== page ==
Monday, July 07, 2014

July 7: When Reformation Preaching Prevailed in Edinburgh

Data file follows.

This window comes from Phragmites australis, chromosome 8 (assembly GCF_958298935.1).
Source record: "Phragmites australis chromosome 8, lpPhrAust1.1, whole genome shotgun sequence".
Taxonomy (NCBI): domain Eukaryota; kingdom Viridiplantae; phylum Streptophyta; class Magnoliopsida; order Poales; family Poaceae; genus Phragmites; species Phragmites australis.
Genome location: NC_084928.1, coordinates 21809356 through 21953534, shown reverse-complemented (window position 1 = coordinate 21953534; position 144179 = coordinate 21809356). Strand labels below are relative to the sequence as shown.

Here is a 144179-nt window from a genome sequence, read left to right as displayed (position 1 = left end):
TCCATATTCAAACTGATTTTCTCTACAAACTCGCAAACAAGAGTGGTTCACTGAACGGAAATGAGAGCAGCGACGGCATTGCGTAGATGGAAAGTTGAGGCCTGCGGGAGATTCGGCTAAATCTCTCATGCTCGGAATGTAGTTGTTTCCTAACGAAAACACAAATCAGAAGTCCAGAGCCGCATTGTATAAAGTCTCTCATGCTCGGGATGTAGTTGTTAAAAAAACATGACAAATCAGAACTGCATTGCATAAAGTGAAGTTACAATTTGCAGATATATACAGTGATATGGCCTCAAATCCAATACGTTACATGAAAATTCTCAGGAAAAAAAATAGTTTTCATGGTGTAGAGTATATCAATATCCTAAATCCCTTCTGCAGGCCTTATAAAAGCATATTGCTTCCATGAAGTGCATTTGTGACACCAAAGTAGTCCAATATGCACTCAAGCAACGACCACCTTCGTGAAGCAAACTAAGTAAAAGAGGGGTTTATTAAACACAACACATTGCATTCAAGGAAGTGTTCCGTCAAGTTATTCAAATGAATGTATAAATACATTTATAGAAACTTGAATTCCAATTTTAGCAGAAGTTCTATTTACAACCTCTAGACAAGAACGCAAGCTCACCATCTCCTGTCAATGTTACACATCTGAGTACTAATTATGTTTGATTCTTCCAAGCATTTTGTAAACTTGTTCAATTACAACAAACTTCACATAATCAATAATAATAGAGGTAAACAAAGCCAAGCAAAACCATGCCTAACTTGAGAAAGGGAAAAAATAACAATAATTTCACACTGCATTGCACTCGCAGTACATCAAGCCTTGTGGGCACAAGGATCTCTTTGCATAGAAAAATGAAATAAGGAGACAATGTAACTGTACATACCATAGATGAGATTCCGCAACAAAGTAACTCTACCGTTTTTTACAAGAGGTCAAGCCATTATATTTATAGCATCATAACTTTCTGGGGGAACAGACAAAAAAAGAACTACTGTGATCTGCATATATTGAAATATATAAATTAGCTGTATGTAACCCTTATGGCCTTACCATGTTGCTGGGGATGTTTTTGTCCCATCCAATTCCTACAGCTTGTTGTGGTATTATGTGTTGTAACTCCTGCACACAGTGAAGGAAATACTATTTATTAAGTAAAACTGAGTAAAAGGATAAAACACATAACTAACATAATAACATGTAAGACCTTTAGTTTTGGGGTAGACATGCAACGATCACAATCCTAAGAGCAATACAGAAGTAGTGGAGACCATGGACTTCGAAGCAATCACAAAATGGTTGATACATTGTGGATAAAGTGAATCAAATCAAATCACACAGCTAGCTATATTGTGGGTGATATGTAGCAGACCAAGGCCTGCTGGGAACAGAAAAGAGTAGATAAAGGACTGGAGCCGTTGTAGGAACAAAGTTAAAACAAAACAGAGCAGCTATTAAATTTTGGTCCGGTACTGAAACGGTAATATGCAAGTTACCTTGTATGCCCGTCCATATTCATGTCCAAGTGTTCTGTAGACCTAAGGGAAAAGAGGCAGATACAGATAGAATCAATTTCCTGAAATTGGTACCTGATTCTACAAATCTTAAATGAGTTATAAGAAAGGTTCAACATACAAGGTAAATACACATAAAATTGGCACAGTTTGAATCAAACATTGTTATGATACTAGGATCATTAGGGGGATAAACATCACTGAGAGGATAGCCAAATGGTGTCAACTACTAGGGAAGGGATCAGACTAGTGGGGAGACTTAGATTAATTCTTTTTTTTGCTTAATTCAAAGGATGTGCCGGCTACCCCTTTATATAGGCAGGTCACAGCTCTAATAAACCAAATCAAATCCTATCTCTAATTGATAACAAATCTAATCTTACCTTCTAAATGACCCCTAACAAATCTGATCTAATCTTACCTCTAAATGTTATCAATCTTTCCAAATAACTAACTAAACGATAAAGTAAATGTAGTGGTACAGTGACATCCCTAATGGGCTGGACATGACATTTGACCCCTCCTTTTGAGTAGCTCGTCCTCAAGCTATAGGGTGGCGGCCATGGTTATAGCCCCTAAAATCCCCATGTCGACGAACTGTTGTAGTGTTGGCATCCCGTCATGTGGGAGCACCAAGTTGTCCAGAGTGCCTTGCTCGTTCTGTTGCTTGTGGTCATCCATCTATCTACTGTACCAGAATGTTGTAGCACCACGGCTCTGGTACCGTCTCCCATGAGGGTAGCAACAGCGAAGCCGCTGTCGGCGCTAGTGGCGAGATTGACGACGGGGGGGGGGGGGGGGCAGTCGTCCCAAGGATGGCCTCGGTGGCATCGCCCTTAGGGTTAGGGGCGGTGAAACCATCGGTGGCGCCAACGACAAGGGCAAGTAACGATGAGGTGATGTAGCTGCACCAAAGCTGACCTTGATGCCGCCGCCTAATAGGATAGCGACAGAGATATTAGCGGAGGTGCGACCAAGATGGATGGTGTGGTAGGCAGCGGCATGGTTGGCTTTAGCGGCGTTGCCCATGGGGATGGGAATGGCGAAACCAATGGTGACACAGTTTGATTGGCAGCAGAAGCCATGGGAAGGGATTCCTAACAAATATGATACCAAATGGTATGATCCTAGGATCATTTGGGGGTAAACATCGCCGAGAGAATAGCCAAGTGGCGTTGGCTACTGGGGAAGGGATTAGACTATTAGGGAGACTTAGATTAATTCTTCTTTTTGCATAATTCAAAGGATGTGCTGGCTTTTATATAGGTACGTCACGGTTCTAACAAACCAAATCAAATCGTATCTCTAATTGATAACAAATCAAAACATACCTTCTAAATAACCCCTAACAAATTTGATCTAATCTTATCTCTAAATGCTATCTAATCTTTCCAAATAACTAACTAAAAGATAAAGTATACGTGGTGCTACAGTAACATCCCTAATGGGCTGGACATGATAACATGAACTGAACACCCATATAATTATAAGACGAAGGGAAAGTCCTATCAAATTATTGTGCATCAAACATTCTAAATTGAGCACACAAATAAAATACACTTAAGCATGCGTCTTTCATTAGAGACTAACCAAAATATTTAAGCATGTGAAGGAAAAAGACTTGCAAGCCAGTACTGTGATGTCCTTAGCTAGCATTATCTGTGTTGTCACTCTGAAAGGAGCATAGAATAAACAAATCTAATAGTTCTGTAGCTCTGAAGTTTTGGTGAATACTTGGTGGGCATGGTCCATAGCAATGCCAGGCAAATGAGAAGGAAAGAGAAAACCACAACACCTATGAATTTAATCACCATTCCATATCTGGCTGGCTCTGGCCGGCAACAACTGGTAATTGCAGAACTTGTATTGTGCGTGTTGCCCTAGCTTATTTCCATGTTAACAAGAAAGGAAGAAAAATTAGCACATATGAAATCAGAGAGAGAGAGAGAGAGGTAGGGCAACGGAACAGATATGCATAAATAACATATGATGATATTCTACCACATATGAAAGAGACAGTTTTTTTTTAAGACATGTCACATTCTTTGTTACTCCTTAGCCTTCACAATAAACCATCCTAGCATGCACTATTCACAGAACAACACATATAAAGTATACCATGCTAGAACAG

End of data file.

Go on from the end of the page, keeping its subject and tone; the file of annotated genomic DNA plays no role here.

by davidtmyers Thou hast given a banner to them that fear thee, that it may be displayed because of the truth. Selah—Psalm 37:4, KJV It wasn't the case that John Knox had not been a pastor before this date. After all, he has served as a pastor in a couple of congregations in his Anglican days. Further, during his time of exile, he had been a undershepherd in Germany and Geneva. But now, having returned to his beloved Scotland, John Knox was called to St. Giles, the mother church of Presbyterianism, the High Kirk of Edinburgh on this day, July 7, 1559. He was to serve the people of God there, except for a brief stint in St. Andrews, Scotland, for the next twelve years, until his death in 1572. St. Giles was a historic church in many ways. It went back to the Middle Ages. In more recent times, the National Covenant was signed there in 1638. There is a framed copy of it in one of the rooms. Even the Solemn League and Covenant was drawn up in 1643 when the General Assembly met there at the church. Oh yes, this was also the church in which one Jenny Geddes threw her stool at an Anglican leader when he tried to lead the worship from the new Anglican Prayer Book, which action in turn led to a riot. Supposedly, there is a stool present within the church there to remember that celebrated incident. Then in 1904, a statue of John Knox himself was presented by Scots people from all over the world for the church. Knox was a busy pastor during these years at St. Giles. He preached twice on Sunday. Another day of the week had him preaching three times. He met with the Session of Elders weekly for discipline purposes. Still others of the congregation met with him for what is described as "exercises in the Scriptures." The regional and national meetings of the church were not neglected by the Reformer. And of course, he was invited to preach the Word all over the kingdom during those years. In fact, so busy was he that the Town Council in 1562 brought in another pastor by the name of John Craig to assist Knox in the ministrations of the ministry. As far as books were concerned, in 1652, the First Book of Discipline was written there by Pastor Knox. Five years later, his Reformation in Scotland was completed while a pastor there. And most of all, his celebrated conversation with Mary, Queen of Scots, all took place during these twelve years. He wanted to lead her to Jesus as Lord and Savior. She wanted to get rid of him out of the kingdom! He was to take one sabbatical for his own safety to St. Andrews for a while. Someone tried to kill him as he sat in his study at his table. The bullet missed him. So he went to this other pulpit for a time. After several months, the Session re-called him as their pastor. He went back, but with little strength for the work of the pastor. John Knox went to be with the Lord in 1572, the details of which this author will write on that date in Presbyterian History. Words to Live By: It has been said that John Knox was the Scotsman to whom the whole world owes a debt. Certainly, we Christian Presbyterians need to celebrate what the Holy Spirit did through him in Scotland and our land, considering that 2014 is the 500th anniversary of his birth. Is your church planning any sort of celebration of his life and ministry? It is not too late to plan one for your people's appreciation of this Reformer, not to elevate the man, but to praise the Lord who so powerfully worked through him.

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